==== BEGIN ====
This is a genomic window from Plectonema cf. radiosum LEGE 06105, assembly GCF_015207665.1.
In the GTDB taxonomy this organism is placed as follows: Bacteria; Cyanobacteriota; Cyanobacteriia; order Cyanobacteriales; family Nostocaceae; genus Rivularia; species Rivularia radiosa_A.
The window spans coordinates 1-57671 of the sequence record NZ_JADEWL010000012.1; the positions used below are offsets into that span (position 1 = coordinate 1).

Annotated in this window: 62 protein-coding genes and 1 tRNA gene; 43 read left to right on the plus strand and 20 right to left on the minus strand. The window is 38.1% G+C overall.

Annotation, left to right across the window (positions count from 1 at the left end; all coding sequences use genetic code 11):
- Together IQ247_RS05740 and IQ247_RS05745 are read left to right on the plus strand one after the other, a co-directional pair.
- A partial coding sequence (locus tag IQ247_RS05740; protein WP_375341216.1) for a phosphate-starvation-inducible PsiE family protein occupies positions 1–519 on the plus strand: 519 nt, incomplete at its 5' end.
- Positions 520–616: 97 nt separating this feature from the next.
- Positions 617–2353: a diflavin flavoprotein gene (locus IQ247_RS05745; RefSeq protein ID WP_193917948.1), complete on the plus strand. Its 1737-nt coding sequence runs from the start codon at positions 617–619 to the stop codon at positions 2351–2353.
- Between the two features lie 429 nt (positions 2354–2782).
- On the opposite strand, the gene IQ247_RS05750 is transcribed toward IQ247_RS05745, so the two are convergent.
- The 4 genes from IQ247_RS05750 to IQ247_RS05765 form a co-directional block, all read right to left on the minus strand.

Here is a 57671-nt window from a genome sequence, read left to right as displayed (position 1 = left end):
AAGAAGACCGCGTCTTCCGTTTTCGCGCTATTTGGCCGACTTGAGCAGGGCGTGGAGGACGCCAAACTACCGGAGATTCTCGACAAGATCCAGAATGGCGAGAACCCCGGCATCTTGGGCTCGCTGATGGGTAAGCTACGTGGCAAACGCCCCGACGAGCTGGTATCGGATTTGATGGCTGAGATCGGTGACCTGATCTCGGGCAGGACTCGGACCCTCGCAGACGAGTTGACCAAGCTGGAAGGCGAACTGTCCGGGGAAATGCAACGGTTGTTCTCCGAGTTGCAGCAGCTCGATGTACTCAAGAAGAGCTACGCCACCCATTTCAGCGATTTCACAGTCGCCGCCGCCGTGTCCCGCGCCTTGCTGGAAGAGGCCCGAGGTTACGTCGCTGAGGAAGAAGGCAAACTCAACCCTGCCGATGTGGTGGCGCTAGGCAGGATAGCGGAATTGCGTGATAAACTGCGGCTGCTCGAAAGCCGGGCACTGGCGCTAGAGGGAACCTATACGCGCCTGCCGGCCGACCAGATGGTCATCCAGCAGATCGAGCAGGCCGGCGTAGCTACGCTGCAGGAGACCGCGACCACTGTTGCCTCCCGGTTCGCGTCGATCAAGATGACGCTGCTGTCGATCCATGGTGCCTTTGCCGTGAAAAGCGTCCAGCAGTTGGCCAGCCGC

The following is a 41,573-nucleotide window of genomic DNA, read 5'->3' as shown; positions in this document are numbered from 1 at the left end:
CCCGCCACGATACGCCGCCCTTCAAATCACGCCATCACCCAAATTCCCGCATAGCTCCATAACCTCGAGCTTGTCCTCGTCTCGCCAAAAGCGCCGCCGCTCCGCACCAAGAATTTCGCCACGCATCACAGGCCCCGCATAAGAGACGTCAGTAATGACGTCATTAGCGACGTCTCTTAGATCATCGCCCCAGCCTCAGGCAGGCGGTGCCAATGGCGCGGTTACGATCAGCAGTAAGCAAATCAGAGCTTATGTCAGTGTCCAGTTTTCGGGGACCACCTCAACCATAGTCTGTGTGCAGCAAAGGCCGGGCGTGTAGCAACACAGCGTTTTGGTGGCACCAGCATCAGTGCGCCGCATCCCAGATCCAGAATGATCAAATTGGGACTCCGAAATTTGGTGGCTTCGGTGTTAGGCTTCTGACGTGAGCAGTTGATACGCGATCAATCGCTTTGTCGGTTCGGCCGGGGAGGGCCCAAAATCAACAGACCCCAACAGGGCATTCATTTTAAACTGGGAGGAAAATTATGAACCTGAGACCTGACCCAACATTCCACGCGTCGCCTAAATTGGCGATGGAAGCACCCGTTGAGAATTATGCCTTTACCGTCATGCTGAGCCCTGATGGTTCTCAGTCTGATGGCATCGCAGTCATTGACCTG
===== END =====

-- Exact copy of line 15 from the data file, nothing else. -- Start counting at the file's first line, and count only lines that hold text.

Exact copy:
The following is a 41,573-nucleotide window of genomic DNA, read 5'->3' as shown; positions in this document are numbered from 1 at the left end: